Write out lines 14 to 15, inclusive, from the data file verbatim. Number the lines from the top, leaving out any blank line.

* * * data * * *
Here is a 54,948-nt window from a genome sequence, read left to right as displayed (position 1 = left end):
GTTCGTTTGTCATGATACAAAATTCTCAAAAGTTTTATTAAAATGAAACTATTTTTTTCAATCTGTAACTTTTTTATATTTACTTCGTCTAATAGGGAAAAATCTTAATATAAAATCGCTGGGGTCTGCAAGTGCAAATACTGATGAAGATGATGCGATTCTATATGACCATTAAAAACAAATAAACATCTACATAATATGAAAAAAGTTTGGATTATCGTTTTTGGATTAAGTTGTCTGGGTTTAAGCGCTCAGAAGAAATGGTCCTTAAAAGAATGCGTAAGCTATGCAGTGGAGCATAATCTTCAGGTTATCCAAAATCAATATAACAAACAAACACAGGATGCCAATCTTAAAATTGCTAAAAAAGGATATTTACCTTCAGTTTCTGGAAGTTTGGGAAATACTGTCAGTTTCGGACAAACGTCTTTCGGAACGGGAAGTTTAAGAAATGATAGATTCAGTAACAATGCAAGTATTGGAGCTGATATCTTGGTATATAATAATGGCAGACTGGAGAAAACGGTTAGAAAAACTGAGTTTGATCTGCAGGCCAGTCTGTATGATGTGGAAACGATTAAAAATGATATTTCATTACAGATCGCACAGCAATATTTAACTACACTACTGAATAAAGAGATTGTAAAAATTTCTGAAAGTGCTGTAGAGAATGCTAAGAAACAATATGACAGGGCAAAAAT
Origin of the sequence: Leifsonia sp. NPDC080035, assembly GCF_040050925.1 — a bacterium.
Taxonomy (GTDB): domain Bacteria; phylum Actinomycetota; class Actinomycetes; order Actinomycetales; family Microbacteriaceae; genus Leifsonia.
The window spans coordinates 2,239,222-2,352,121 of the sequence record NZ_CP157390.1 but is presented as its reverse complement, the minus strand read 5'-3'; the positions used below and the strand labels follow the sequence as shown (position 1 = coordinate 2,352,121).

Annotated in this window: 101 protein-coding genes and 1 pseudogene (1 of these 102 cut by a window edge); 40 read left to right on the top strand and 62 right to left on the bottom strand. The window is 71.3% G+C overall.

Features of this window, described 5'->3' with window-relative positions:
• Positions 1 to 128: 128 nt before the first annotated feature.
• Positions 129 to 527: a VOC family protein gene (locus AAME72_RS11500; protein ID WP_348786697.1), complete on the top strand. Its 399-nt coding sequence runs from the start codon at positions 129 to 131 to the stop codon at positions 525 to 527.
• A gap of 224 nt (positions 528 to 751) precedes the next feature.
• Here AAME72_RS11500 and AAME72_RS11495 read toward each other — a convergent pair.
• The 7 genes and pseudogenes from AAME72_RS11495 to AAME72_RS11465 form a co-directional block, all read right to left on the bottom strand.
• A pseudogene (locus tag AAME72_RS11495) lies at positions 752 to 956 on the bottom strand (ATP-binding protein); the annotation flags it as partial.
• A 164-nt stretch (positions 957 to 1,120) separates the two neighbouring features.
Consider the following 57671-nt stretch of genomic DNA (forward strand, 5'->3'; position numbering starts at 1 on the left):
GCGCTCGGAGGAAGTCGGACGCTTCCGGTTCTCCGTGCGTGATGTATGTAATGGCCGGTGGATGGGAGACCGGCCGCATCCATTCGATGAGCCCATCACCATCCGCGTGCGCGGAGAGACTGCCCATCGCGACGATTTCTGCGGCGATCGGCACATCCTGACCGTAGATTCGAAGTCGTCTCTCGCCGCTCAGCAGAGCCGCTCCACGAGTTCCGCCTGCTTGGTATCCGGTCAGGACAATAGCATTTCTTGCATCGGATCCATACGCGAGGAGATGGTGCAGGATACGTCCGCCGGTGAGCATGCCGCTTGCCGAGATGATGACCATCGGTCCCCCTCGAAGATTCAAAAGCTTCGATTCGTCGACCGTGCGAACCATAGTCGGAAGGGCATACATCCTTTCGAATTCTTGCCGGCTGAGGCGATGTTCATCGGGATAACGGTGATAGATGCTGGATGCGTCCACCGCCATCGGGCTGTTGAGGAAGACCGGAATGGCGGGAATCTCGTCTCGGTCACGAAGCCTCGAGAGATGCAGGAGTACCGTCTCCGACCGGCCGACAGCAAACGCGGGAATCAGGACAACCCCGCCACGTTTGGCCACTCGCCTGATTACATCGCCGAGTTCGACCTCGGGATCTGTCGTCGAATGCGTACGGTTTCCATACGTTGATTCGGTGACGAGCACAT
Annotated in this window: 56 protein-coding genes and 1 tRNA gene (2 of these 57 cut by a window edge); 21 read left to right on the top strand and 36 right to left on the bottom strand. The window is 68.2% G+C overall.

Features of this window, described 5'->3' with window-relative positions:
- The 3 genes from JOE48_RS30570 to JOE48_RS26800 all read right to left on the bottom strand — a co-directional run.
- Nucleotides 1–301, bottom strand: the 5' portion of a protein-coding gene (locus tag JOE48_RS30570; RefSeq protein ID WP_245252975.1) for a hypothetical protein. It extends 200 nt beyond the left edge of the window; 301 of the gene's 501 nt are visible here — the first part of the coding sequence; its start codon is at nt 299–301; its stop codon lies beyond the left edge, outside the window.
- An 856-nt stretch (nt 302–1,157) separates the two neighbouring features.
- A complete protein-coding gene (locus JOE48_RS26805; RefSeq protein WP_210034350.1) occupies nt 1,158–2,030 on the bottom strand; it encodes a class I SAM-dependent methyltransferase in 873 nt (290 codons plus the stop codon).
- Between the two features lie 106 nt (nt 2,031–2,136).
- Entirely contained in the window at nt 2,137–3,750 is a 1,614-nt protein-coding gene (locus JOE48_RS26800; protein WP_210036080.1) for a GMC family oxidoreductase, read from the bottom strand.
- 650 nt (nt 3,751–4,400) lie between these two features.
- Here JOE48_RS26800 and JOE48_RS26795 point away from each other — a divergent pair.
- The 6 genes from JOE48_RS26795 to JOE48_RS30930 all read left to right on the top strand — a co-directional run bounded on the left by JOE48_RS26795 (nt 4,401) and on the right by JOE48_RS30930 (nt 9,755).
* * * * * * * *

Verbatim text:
• A 164-nt stretch (positions 957 to 1,120) separates the two neighbouring features.
Consider the following 57671-nt stretch of genomic DNA (forward strand, 5'->3'; position numbering starts at 1 on the left):